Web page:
How it applies to employers: The EEOC has stated that employers cannot evade accountability for AI-driven discrimination by attributing it to a third-party technology provider. For instance, a screening tool that filters out candidates without specific educational qualifications could unintentionally discriminate against older applicants. In the case of EEOC v. iTutorGroup, the company faced allegations of age discrimination as its recruitment software automatically rejected older applicants for tutoring positions, exemplifying the potentially discriminatory impact of such systems.

The California Consumer Privacy Act (CCPA)

The CCPA and The California Privacy Rights Act (CPRA), also known as Proposition 24, are state statutes designed to enhance privacy rights and consumer protection for residents of California. They provide consumers with more control over their personal information held by businesses, requiring transparency about data collection, the right to access personal information and the ability to opt out of its sale.

How it applies to employers: Under the CCPA, employers must disclose to job applicants the categories of personal information collected, the purposes for which it is used and any third parties with whom it is shared. Applicants also have the right to access their data and request the deletion or correction of that data. As a result, any AI solution used by organizations that accept job applications from California residents must comply with these measures.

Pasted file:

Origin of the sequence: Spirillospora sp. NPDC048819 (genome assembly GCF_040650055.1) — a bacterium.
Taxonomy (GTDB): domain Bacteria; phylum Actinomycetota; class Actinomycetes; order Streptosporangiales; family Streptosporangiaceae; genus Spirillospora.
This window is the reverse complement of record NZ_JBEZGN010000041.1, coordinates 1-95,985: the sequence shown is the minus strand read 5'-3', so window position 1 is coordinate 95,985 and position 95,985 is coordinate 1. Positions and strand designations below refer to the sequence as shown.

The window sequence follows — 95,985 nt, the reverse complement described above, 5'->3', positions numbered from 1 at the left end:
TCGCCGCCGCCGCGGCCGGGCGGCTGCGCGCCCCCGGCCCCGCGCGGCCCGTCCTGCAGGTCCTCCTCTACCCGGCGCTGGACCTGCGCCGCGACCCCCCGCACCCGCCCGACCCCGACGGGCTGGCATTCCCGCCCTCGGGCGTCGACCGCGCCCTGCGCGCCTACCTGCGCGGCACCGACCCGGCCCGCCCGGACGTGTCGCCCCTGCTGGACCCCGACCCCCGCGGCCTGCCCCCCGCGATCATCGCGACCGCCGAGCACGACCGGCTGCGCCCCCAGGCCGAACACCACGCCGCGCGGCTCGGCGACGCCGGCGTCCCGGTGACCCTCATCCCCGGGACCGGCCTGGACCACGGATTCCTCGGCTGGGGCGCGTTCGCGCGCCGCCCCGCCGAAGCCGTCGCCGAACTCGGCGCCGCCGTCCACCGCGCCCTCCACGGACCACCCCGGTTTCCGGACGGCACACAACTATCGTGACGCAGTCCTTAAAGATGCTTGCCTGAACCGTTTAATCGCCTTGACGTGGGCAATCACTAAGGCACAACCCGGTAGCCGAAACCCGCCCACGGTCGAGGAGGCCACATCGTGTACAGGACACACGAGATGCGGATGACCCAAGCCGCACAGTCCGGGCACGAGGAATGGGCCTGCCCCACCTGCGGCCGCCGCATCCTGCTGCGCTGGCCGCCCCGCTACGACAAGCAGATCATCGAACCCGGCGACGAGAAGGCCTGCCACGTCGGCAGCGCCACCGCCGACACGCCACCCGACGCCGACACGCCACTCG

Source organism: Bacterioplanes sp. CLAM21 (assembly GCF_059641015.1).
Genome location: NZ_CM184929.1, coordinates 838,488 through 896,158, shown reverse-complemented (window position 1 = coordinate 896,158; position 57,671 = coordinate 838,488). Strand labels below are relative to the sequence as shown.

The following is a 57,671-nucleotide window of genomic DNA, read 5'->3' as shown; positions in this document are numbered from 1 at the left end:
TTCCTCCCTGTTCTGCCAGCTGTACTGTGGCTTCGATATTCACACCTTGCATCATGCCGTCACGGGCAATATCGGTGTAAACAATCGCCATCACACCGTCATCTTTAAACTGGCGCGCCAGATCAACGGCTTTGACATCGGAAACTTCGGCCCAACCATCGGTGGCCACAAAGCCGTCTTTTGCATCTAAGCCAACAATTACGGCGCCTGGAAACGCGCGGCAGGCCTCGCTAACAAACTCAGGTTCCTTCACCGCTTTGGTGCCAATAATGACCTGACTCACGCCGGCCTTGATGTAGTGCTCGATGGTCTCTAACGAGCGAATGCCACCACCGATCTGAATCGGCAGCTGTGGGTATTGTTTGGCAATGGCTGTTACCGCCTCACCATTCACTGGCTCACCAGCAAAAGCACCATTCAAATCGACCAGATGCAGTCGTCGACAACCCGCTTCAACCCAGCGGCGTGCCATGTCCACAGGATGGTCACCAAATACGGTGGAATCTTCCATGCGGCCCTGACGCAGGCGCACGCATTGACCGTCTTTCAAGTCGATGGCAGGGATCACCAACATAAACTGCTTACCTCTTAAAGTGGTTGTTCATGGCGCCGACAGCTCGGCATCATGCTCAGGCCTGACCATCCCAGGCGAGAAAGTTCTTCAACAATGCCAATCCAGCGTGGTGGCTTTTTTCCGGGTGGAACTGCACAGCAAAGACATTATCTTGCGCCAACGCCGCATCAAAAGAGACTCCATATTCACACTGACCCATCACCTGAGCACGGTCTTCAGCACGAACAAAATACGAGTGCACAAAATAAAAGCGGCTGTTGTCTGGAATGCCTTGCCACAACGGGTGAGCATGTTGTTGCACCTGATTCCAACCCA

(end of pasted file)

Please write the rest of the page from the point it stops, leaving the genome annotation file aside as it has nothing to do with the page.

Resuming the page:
The General Data Protection Regulation GDPR

The GDPR stems from the European Union but applies to organizations worldwide that process the personal data of individuals within the EU. It aims to ensure transparency and accountability in all business processes, particularly those that collect personal data, such as hiring and recruiting.

How it applies to employers: Employers must ensure compliance with GDPR requirements to protect the privacy rights of EU residents throughout the entire hiring process and when using AI solutions. Your AI solutions should never collect sensitive personal information, such as Social Security numbers or biometrics. You must also have transparent and secure processes for collecting, processing, storing, transmitting and deleting candidate data.


Given the array of regulations discussed and the hundreds of additional pending AI laws across states, it’s evident that hiring and recruiting will face rigorous enforcement in the future. However, most AI laws governing hiring aim to ensure fairness, transparency and legality, principles many AI vendors uphold regardless of legal requirements. Understanding these key laws affecting AI in hiring empowers informed decision-making when integrating tools into your tech stack and hiring processes to ensure your organization uses AI ethically and legally.